October 21, 2023
The Interfaith Peace Project continues its ongoing observance of the International Day of Peace, September 21, by sending out a reflection on the twenty-first of every month. We invite you share in this effort by sending any articles or information that you would like to share to:
Thomas P. Bonacci, C.P
Continuing to Honor
The International Day of Peace
by Thomas P. Bonacci, C.P.
stock.adobe.com Meysam Azarneshin
The word we hear over and over again is “heartbreak.” This is understandable when we hear the news and see the pictures and videos of terrorism, destruction, and chaos. Our hearts break as we see villages and cities destroyed, not to mention children being tortured and killed. The heartbreak we feel can quickly become anger and rage.
President Biden was no less than masterful as he cautioned, “Our rage must not consume us.” Rage can close our eyes and hearts to the dignity of another human being. Consider the parents who have lost children because of the ravishes of war and armed conflict. Whether a a mother in Wisconsin or a father in Ukraine, the destruction of the children is intolerable and a call to sanity.
The Israeli mother said it best. On the occasion of her son’s kidnapping, she pleaded for the welfare and safety of all the children on all sides of the conflict. A thirteen-year-old Palestinian girl named Marca desperately said, “People tell me my tears are gold, but I cry, and I cry and I don’t see anything.” She cried for water, safety, and the right to be a child.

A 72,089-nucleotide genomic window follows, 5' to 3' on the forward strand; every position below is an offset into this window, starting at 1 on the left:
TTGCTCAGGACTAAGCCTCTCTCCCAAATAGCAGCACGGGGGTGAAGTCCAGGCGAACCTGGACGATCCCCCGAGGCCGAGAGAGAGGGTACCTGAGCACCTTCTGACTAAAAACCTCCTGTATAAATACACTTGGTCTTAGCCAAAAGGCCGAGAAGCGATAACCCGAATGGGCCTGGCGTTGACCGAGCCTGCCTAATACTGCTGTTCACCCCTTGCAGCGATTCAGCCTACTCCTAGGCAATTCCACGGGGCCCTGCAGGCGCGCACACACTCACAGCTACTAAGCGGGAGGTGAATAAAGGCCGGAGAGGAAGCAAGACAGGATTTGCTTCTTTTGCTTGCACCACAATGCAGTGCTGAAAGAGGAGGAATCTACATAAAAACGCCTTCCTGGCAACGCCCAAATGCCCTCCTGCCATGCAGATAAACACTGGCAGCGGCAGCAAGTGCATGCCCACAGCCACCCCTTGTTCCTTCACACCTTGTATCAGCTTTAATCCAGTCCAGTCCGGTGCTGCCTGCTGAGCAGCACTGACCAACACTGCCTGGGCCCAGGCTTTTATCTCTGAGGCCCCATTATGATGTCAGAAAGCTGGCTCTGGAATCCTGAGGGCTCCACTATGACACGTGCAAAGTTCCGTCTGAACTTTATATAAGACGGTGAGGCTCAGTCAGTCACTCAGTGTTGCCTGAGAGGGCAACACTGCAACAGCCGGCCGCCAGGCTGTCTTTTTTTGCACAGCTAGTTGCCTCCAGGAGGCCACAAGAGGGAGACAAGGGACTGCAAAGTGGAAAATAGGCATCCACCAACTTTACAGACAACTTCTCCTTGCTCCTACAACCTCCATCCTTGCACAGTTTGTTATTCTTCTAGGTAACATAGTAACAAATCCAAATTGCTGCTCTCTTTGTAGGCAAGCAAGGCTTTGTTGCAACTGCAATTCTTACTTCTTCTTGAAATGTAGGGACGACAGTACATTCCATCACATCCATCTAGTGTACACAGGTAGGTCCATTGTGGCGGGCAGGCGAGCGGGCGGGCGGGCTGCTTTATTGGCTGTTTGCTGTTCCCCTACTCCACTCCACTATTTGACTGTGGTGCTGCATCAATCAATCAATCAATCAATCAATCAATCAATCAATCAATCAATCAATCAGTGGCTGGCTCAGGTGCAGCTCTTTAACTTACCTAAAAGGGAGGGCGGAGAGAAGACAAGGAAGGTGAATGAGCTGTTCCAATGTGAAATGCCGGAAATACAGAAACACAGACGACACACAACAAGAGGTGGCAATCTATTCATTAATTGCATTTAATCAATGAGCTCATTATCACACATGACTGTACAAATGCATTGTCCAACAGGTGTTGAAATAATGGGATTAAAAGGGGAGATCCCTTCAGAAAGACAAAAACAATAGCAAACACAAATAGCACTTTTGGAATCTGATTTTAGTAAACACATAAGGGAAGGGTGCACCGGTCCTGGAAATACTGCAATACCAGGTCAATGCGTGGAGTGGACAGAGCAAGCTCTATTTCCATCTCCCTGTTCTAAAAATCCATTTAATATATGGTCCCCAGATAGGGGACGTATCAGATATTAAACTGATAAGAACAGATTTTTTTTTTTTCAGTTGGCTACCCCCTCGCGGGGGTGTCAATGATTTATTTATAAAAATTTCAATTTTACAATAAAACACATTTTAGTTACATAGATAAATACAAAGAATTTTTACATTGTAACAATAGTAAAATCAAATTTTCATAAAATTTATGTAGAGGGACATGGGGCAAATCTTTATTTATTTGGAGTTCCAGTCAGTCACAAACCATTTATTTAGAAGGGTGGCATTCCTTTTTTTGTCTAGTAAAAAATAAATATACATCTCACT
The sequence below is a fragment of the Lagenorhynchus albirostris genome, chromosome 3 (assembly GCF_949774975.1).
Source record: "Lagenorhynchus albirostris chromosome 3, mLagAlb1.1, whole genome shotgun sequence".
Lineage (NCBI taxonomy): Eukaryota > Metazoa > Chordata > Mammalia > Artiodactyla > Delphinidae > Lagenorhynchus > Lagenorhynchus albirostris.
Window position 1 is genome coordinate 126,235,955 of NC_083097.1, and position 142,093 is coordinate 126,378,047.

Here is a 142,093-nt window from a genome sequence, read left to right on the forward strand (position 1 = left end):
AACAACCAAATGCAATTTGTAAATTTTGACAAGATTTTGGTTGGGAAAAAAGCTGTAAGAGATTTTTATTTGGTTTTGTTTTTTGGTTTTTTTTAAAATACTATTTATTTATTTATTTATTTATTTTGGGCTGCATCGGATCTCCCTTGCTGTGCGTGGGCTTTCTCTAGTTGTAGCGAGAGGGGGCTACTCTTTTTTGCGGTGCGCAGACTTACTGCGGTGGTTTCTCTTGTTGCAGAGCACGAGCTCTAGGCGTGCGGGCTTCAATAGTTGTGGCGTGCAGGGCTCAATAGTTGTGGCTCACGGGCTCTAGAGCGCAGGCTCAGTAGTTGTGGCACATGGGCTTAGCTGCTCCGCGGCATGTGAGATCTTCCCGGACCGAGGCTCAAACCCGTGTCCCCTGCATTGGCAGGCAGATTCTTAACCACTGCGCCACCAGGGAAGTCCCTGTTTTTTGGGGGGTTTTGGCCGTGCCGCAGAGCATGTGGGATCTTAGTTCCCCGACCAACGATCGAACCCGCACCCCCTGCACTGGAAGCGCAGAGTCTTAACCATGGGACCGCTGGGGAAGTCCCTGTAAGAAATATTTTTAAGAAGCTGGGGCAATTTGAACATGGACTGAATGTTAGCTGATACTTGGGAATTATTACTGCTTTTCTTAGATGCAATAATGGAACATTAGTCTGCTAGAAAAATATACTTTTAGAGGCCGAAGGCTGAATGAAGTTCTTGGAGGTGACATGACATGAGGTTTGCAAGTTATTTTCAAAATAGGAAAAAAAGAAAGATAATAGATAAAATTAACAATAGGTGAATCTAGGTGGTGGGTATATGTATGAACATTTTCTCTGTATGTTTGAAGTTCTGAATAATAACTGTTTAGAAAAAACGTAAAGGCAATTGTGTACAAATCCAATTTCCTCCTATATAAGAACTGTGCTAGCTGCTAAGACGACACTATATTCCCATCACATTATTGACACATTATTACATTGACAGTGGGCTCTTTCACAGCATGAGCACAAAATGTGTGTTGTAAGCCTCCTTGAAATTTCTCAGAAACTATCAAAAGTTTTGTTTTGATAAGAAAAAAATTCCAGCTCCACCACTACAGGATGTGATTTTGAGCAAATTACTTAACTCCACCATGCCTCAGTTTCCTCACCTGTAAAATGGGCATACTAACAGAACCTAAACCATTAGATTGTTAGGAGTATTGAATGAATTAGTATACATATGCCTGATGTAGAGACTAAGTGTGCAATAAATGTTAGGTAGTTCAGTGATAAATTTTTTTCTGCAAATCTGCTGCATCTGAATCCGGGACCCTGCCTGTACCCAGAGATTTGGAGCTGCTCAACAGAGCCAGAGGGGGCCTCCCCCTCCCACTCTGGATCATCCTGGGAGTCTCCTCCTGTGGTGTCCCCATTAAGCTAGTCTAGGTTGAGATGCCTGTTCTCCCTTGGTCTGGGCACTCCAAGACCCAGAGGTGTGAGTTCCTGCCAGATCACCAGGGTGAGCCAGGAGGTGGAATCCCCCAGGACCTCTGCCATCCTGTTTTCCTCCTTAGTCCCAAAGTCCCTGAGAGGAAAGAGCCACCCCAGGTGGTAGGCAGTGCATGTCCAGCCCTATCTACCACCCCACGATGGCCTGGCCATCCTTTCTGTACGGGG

We need to see the World through the eyes of the children. We must become aware of the madness born of religious strife, political greed, and the lust for power and control. How many more children must suffer and die before we come to our senses?
Pope Francis urged people to take only one side, “the side of peace.” This peace would be a peace born of justice by which all peoples could live within safe and secure borders with a responsibility to care for our common World. This would be a peace born of the right of all peoples to enjoy the privilege of self-determination. This would be a peace born of justice, not hate. This would be a peace recognizing the sins of the past and the necessity to forgive in the present. This would be a peace recognizing the right of children to be children and not pawns in the throes of war and hate. This is a peace that will be born from our hearts.
Blessings to you, dear friends, for having the courage to transform the rage in your hearts into the quest for justice. As the World continues to break your heart, gratitude to you for opening your hearts to one another as together we quest for a more peaceful and loving World.